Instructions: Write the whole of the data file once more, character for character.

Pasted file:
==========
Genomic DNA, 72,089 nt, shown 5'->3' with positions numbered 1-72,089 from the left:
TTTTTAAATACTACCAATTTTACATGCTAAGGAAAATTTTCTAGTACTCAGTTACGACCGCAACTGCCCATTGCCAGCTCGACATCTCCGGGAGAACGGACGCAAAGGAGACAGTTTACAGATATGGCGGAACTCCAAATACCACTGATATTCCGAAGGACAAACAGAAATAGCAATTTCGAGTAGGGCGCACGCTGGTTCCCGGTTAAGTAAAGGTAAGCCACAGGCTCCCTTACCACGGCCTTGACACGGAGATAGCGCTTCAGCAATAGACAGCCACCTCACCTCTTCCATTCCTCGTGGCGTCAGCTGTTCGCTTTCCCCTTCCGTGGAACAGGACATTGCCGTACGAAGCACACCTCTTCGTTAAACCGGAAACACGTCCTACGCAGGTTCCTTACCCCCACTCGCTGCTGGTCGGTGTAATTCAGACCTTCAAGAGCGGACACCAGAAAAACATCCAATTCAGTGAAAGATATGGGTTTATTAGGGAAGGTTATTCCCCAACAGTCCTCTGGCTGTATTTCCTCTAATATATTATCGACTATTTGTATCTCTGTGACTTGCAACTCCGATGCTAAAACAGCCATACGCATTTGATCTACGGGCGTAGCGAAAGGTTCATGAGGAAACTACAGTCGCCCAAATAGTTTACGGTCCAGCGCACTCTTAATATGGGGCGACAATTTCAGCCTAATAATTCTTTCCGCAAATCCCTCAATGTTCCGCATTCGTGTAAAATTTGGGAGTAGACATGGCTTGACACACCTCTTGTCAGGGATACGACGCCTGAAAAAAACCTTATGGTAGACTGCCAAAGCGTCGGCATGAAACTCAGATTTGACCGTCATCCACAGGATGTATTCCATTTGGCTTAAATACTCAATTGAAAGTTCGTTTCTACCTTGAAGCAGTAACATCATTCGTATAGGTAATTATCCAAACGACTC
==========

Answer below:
Genomic DNA, 72,089 nt, shown 5'->3' with positions numbered 1-72,089 from the left:
TTTTTAAATACTACCAATTTTACATGCTAAGGAAAATTTTCTAGTACTCAGTTACGACCGCAACTGCCCATTGCCAGCTCGACATCTCCGGGAGAACGGACGCAAAGGAGACAGTTTACAGATATGGCGGAACTCCAAATACCACTGATATTCCGAAGGACAAACAGAAATAGCAATTTCGAGTAGGGCGCACGCTGGTTCCCGGTTAAGTAAAGGTAAGCCACAGGCTCCCTTACCACGGCCTTGACACGGAGATAGCGCTTCAGCAATAGACAGCCACCTCACCTCTTCCATTCCTCGTGGCGTCAGCTGTTCGCTTTCCCCTTCCGTGGAACAGGACATTGCCGTACGAAGCACACCTCTTCGTTAAACCGGAAACACGTCCTACGCAGGTTCCTTACCCCCACTCGCTGCTGGTCGGTGTAATTCAGACCTTCAAGAGCGGACACCAGAAAAACATCCAATTCAGTGAAAGATATGGGTTTATTAGGGAAGGTTATTCCCCAACAGTCCTCTGGCTGTATTTCCTCTAATATATTATCGACTATTTGTATCTCTGTGACTTGCAACTCCGATGCTAAAACAGCCATACGCATTTGATCTACGGGCGTAGCGAAAGGTTCATGAGGAAACTACAGTCGCCCAAATAGTTTACGGTCCAGCGCACTCTTAATATGGGGCGACAATTTCAGCCTAATAATTCTTTCCGCAAATCCCTCAATGTTCCGCATTCGTGTAAAATTTGGGAGTAGACATGGCTTGACACACCTCTTGTCAGGGATACGACGCCTGAAAAAAACCTTATGGTAGACTGCCAAAGCGTCGGCATGAAACTCAGATTTGACCGTCATCCACAGGATGTATTCCATTTGGCTTAAATACTCAATTGAAAGTTCGTTTCTACCTTGAAGCAGTAACATCATTCGTATAGGTAATTATCCAAACGACTC